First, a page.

Alienating the moderates: An additional development came about last week. Democrats had been hoping at least to sway or to pressure some Republican senators to vote for a longer process involving witnesses and additional documents. Whatever hope there had been of this, impeachment Manager Adam Schiff may have blown it on Friday. In his closing remarks, he repeated a rumor about Republican senators being threatened with having their heads put on pikes if they voted against Trump. The remark caused an audible gasp in the Senate chamber. Several of the very senators whom Democrats are hoping to persuade — Susan Collins of Maine and Lisa Murkowski of Alaska, in particular — went to the media and objected vociferously. This went over very poorly in a chamber where members are very particular about the personal respect that they expect to be shown by one another. Sen. Joe Manchin, D-W.Va., one of the two Democrats who might vote against Trump’s removal (along with Sen. Doug Jones, D-Ala.), remarked simply, “That could have been left out, that’s for sure.”

The most recent ABC News/Washington Post poll, taken during a period when impeachment managers were making their arguments and released on Friday, shows opposition to Trump’s removal at 51 percent among registered voters, compared to the 45 percent who support it. What’s more, slightly more of these registered voters (43 percent) feel “strongly” that he should not be removed than feel “strongly” that he should be removed (38 percent). So it isn’t as if this is a one-sided and passionate issue. Meanwhile, the same poll shows Trump’s approval rating among registered voters at 47 percent, with 50 percent disapproval. This is not a poll showing a nation chomping at the bit for Trump for the last election to be overturned in this manner. Impeachment falls straight along party lines, with independents split 51 to 42 percent against Trump’s removal.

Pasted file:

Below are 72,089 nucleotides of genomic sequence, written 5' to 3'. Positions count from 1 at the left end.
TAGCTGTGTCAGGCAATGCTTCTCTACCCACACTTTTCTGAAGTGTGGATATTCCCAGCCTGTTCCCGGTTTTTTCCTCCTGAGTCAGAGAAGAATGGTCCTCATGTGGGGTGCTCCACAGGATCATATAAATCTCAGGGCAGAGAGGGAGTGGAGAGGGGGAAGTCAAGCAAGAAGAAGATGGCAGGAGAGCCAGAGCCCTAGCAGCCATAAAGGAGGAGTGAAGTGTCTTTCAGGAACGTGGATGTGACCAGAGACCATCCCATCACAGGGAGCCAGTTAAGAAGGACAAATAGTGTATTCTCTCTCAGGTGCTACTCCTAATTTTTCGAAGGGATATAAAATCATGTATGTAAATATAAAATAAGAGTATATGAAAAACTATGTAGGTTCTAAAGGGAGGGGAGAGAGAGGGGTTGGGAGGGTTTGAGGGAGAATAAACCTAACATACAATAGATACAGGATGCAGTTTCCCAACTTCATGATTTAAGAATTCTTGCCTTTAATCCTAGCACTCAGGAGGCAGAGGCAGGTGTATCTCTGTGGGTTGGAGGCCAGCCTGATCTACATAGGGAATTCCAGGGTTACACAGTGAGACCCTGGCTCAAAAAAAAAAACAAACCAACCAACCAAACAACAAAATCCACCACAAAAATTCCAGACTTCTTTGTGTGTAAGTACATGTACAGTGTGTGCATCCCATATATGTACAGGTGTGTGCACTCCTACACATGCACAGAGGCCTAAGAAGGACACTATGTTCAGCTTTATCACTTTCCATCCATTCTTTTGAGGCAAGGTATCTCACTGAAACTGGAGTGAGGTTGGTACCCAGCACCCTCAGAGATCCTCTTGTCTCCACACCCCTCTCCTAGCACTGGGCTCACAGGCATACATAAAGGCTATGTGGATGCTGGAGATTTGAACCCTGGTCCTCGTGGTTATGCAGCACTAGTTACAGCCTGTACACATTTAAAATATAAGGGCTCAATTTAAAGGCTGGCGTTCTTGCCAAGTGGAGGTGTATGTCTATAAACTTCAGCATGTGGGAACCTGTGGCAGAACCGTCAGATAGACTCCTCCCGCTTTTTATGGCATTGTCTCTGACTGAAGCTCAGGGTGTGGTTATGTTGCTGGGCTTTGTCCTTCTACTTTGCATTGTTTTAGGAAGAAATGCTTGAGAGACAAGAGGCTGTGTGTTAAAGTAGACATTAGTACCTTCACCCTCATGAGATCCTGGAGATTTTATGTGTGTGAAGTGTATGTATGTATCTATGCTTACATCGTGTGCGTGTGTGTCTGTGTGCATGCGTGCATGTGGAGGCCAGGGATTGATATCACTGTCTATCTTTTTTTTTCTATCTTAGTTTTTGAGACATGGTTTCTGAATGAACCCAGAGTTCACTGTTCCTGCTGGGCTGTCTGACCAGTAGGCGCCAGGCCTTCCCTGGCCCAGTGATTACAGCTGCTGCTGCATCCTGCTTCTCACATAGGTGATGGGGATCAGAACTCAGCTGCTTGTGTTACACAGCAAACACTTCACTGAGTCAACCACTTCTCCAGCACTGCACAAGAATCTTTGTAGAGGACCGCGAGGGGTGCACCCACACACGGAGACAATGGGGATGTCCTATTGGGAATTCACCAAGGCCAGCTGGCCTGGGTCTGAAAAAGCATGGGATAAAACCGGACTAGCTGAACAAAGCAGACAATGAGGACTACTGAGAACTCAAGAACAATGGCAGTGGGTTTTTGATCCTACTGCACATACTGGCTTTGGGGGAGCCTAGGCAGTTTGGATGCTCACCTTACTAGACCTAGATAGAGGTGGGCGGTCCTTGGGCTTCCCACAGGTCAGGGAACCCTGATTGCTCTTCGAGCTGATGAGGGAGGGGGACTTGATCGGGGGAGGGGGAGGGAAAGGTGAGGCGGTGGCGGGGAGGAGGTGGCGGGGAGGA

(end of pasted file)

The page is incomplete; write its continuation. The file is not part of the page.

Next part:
In short, it seems doubtful at this point that any Republican senator will feel more politically threatened, should he or she cast a vote to acquit.

If Republicans simply stick together and put a swift end to the impeachment trial, Democrats can still accuse them of a cover-up — indeed, they are doing so already. But they would also send a powerful message that this impeachment lacks seriousness, underscoring what the public already seems to understand implicitly. As we have noted before, it is very likely that Trump will spend the entire election year wearing his impeachment as a badge of honor, and attacking his opponent for supporting it. He is hoping that, by November, the impeachment will have continued to gain unpopularity. The jury, so to speak, is still out on that one.